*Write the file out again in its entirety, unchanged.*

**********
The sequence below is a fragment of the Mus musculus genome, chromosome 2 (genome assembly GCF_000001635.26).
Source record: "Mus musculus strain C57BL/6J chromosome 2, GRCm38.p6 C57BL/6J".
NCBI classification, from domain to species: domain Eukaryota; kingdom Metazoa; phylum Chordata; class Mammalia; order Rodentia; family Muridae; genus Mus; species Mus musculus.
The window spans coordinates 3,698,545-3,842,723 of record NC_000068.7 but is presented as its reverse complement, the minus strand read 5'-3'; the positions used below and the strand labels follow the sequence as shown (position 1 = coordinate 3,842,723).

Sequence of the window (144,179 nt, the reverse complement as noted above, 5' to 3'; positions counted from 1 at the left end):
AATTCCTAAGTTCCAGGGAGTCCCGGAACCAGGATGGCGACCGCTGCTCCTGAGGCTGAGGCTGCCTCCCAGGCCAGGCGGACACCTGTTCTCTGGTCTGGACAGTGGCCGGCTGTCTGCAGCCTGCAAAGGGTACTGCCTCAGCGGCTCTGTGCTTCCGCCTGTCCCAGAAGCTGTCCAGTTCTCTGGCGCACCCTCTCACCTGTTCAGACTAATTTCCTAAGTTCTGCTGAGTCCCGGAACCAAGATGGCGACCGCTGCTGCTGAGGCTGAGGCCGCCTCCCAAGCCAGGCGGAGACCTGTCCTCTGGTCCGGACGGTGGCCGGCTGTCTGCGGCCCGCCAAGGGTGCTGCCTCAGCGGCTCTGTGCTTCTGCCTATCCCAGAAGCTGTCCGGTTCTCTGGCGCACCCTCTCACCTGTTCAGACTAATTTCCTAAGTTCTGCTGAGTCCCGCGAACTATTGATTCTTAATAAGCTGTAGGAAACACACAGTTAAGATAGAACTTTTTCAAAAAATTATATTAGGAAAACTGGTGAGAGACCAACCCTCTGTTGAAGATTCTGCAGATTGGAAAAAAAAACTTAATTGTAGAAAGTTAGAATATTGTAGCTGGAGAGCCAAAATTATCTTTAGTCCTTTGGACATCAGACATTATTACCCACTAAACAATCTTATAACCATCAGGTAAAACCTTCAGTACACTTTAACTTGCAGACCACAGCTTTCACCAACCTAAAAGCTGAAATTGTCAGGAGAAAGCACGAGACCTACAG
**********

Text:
The sequence below is a fragment of the Mus musculus genome, chromosome 2 (genome assembly GCF_000001635.26).
Source record: "Mus musculus strain C57BL/6J chromosome 2, GRCm38.p6 C57BL/6J".
NCBI classification, from domain to species: domain Eukaryota; kingdom Metazoa; phylum Chordata; class Mammalia; order Rodentia; family Muridae; genus Mus; species Mus musculus.
The window spans coordinates 3,698,545-3,842,723 of record NC_000068.7 but is presented as its reverse complement, the minus strand read 5'-3'; the positions used below and the strand labels follow the sequence as shown (position 1 = coordinate 3,842,723).

Sequence of the window (144,179 nt, the reverse complement as noted above, 5' to 3'; positions counted from 1 at the left end):
AATTCCTAAGTTCCAGGGAGTCCCGGAACCAGGATGGCGACCGCTGCTCCTGAGGCTGAGGCTGCCTCCCAGGCCAGGCGGACACCTGTTCTCTGGTCTGGACAGTGGCCGGCTGTCTGCAGCCTGCAAAGGGTACTGCCTCAGCGGCTCTGTGCTTCCGCCTGTCCCAGAAGCTGTCCAGTTCTCTGGCGCACCCTCTCACCTGTTCAGACTAATTTCCTAAGTTCTGCTGAGTCCCGGAACCAAGATGGCGACCGCTGCTGCTGAGGCTGAGGCCGCCTCCCAAGCCAGGCGGAGACCTGTCCTCTGGTCCGGACGGTGGCCGGCTGTCTGCGGCCCGCCAAGGGTGCTGCCTCAGCGGCTCTGTGCTTCTGCCTATCCCAGAAGCTGTCCGGTTCTCTGGCGCACCCTCTCACCTGTTCAGACTAATTTCCTAAGTTCTGCTGAGTCCCGCGAACTATTGATTCTTAATAAGCTGTAGGAAACACACAGTTAAGATAGAACTTTTTCAAAAAATTATATTAGGAAAACTGGTGAGAGACCAACCCTCTGTTGAAGATTCTGCAGATTGGAAAAAAAAACTTAATTGTAGAAAGTTAGAATATTGTAGCTGGAGAGCCAAAATTATCTTTAGTCCTTTGGACATCAGACATTATTACCCACTAAACAATCTTATAACCATCAGGTAAAACCTTCAGTACACTTTAACTTGCAGACCACAGCTTTCACCAACCTAAAAGCTGAAATTGTCAGGAGAAAGCACGAGACCTACAG